# What is meant by “if there exists a $\rho$-approximation algorithm with $\rho < 2$, then P = NP”?

For example, for the $k$-center problem we want to prove that a 2-approximation algorithm is optimal.

A proof is presented on page 39 (Theorem 2.4) in Williamson and Shmoys, The Design of Approximation Algorithms. In the proof, by taking dominating set problem we get a special case of $k$-center problem.

I don't get the part from here.

• Can you be more specific: what exactly don't you understand? Other than that, I think this would be a good question for CS.SE after some editing. – Juho Jun 21 '12 at 8:06
• Welcome to CSTheory, a Q&A site for research-level questions in theoretical computer science (TCS). Your question does not appear to be a research-level question in TCS. Please see the FAQ for more information on what is meant by this. As stated by @mrm, you should try posting it on Computer Science. – Gopi Jun 21 '12 at 12:47

Here's the same proof in other words. The idea is that if we had a $(2-\epsilon)$-approximation algorithm with $\epsilon > 0$, we could decide whether or not there is a dominating set of size $k$. In other words, we want to show that there is no $(2-\epsilon)$-approximation algorithm with $\epsilon > 0$ for $k$-center unless $\mathsf{P} = \mathsf{NP}$. Recall that the dominating set problem is indeed $\mathsf{NP}$-complete.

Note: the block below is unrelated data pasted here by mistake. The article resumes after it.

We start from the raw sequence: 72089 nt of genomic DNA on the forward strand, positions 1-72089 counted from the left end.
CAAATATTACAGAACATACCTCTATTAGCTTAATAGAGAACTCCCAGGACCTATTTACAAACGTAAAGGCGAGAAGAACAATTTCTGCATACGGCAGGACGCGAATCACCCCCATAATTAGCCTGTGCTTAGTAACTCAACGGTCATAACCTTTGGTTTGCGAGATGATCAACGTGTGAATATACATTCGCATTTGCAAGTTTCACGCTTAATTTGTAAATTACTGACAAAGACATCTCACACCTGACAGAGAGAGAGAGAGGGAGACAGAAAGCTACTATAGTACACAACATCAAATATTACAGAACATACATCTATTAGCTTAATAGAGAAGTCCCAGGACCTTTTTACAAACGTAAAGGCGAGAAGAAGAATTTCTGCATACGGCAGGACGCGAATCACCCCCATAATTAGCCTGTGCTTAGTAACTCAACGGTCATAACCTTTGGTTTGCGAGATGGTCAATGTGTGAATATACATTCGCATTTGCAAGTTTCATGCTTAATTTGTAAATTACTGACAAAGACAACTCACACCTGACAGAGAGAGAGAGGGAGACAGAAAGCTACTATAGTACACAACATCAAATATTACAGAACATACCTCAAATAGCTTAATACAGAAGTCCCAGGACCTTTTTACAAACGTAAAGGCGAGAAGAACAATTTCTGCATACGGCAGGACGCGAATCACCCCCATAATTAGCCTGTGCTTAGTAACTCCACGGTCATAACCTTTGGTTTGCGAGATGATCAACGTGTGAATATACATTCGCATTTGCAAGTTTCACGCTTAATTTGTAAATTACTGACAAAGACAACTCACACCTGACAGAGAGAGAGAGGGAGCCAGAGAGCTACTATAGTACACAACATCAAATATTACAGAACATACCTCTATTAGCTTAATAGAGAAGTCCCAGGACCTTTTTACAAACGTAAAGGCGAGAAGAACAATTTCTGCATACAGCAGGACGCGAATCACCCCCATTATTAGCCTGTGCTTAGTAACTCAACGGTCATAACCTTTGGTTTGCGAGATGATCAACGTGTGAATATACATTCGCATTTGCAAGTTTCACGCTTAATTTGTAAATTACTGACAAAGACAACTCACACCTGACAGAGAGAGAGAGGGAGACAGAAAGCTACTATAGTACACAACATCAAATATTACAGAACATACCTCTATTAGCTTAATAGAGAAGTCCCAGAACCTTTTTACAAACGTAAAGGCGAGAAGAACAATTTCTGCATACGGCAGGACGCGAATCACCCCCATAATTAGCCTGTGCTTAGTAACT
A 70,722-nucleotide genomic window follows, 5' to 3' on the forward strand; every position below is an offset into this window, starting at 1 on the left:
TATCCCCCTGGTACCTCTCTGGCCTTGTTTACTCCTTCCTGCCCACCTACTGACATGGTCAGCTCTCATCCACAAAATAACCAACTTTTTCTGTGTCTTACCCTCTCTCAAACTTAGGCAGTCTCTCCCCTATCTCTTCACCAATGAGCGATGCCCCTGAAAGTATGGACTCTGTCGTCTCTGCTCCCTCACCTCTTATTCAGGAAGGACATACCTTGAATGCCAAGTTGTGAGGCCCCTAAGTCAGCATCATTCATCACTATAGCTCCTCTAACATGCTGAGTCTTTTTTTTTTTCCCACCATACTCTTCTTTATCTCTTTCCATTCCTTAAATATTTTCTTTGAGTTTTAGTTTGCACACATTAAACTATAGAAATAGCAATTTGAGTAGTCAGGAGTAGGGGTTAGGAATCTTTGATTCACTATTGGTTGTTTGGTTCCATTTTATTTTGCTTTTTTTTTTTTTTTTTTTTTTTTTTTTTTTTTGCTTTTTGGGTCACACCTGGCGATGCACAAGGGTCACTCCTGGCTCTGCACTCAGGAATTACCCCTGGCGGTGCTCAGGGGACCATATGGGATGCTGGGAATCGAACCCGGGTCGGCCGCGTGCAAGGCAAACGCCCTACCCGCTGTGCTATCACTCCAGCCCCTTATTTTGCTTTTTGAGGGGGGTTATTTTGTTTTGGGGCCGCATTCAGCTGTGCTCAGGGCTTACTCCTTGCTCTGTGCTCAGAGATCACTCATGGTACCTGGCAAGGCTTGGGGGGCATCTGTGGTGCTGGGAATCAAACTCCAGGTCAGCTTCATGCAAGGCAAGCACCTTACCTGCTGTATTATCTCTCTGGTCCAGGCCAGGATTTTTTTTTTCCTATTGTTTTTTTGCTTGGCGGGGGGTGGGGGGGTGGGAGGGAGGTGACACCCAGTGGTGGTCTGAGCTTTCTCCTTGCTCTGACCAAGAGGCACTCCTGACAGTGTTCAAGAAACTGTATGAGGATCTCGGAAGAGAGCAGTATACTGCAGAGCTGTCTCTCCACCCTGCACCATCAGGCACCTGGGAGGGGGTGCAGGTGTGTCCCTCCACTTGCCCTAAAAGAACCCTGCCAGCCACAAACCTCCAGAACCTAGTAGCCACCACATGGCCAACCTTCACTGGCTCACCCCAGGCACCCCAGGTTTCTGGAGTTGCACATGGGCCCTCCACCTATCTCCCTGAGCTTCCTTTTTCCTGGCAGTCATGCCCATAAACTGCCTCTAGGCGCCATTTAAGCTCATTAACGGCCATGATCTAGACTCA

Let $G = (V,E)$ with integer $k$ be an instance of the dominating set problem. Let us then define a complete graph $G'$ such that the distance between adjacent vertices is 1 while nonadjacent vertices have a distance of 2. $G'$ satisfies the triangle inequality as well.
Suppose $G$ has a dominating set of size at most $k$. Then, $G'$ has a $k$-center cost of 1. Now, a $(2-\epsilon)$-approximation algorithm gives us a solution with cost $< 2$. If there is no such dominating set in $G$, every $k$-center has cost $\geq 2 > 2-\epsilon$. Thus, a $(2-\epsilon)$-approximation algorithm for the $k$-center problem can decide whether or not there is a dominating set of size $k$.